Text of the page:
Before considering opening a private counseling practice, or if you already own one, it's crucial to establish some goals for your business. First and foremost, create a business plan to discover the realistic costs of operating your business and the potential income. This can give you a good starting point before spending a bunch of money and time. For help with creating a business plan, I recommend starting here: US Small Business Administration. They have templates and tons of information on creating a plan. You can also go online and find several sites that offer business plan help for a fee.
While creating the plan, be thinking about the money you want to make to feel happy and successful in your business. Don't sell me the line, "It's not about the money. I do this because it's important." Please, stop it. If that's the case, stop working on your business plan immediately and go back to work at the agency, school, or wherever it is that pays you a salary. If you don't want to grow a business and make money, you won't have a business for very long. Again, you work to make money so that you can spend that money enjoying your life. I feel bad for people that have attached their entire identity into their work. For example, if I asked you to tell me about yourself, what would you say. If the first words out of your mouth (or in your mind) are to tell me about your job, you are probably way too personally attached to your work. Don't get me wrong, I think we get into the counseling field because we want to help others and that makes us feel good, but if you want to run a business, it requires "business intelligence" as well. If you are not doing it for the money, then why go through all the effort to create your own business?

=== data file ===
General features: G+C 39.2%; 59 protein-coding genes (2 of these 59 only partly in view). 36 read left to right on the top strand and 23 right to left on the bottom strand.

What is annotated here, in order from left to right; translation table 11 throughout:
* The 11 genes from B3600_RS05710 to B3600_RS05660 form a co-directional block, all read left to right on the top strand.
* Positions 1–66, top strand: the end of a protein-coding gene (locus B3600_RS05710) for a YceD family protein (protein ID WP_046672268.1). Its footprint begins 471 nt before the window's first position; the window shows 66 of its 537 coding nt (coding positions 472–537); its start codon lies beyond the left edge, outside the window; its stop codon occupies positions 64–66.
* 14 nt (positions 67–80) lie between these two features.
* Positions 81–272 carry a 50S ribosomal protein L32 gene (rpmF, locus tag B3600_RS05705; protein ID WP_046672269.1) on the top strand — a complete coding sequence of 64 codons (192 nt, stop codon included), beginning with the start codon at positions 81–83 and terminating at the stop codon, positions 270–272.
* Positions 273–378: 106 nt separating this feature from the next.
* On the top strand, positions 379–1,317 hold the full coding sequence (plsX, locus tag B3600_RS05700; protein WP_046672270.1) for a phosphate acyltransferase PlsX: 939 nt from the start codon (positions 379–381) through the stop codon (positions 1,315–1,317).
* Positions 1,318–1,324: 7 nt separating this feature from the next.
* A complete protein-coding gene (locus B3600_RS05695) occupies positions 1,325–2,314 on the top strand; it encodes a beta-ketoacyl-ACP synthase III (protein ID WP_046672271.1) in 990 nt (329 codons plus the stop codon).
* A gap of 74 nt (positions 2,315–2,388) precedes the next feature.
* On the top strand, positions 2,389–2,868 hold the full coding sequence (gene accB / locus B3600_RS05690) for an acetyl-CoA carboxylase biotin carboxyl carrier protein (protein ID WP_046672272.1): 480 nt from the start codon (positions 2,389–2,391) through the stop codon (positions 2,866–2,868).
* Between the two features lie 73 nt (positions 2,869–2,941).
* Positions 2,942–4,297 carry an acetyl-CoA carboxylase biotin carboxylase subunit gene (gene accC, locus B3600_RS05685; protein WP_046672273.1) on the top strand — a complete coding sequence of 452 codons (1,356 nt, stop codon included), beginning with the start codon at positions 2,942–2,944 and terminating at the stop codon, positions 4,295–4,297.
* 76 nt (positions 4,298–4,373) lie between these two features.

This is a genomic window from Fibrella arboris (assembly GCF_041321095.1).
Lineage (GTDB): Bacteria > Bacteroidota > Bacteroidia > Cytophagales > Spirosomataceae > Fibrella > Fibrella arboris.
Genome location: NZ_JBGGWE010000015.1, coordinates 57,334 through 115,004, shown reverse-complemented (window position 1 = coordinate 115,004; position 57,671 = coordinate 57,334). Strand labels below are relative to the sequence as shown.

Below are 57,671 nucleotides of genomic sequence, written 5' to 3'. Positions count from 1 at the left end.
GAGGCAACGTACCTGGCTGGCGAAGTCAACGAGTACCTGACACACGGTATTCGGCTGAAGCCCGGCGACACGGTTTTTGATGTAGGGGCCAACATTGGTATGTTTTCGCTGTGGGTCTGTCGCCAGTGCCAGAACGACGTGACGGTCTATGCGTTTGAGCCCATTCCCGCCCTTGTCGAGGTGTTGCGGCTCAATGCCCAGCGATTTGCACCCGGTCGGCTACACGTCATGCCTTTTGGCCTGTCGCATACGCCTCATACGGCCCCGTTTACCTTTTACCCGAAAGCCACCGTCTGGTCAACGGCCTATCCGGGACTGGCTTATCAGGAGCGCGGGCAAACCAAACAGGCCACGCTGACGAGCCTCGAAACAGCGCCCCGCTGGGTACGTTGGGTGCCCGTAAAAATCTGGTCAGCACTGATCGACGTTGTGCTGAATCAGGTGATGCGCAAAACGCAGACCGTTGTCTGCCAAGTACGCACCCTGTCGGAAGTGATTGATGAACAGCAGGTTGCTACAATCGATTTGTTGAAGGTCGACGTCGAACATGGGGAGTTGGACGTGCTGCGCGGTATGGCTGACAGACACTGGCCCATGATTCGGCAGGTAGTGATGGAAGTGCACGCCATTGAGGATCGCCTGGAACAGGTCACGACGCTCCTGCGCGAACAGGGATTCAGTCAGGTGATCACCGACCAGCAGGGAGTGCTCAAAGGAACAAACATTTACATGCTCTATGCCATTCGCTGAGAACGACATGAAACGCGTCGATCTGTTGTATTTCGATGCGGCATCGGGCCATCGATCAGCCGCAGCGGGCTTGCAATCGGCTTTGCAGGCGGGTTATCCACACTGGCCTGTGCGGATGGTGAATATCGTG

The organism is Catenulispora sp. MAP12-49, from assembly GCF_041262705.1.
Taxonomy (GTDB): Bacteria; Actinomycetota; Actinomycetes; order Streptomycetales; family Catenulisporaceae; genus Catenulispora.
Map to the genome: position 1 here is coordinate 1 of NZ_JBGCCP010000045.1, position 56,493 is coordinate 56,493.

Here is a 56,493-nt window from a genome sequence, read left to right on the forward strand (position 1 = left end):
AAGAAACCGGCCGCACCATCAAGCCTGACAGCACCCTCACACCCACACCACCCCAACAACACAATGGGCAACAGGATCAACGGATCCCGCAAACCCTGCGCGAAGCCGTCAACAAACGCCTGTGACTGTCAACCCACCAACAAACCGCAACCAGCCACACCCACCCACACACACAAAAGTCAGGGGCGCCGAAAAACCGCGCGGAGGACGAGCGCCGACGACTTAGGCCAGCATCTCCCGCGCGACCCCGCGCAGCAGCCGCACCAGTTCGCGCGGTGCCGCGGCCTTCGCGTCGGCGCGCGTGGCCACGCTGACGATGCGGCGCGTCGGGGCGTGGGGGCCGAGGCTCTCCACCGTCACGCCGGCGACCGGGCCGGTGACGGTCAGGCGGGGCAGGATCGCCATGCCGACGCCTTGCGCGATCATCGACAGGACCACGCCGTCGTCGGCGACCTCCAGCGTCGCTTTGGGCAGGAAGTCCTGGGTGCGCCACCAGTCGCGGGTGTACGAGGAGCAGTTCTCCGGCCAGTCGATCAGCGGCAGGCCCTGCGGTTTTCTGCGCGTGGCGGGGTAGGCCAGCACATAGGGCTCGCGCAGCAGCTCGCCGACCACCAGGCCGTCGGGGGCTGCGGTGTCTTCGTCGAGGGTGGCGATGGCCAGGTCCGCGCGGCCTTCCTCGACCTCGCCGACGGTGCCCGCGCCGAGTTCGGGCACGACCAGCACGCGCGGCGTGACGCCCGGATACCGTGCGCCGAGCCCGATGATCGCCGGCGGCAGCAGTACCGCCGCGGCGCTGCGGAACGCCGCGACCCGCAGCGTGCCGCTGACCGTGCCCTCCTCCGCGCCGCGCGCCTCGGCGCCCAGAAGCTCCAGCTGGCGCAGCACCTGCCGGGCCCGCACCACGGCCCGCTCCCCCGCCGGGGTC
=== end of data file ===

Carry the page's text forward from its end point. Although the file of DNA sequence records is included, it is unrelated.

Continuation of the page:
So, let's go back to the question, how much money do you want to make? Write down two numbers: a monthly average income and a yearly total. Once you have a number, you have a starting point.
For help with embracing the business mindset, there are a ton of great books to read. One of my personal favorite authors is Randy Gage. His book "Why You're Dumb, Sick, and Broke... And How to Get Smart, Healthy, & Rich" was a game changer for me. His viewpoint isn't for everyone, but I challenge you to begin reading books about business and self-development if you want to run your own business. Begin to think for yourself, and find your own path to financial success, personal and relational wellbeing, and financial abundance.
Let 2015 be the year you embrace change and create a new and profitable venture!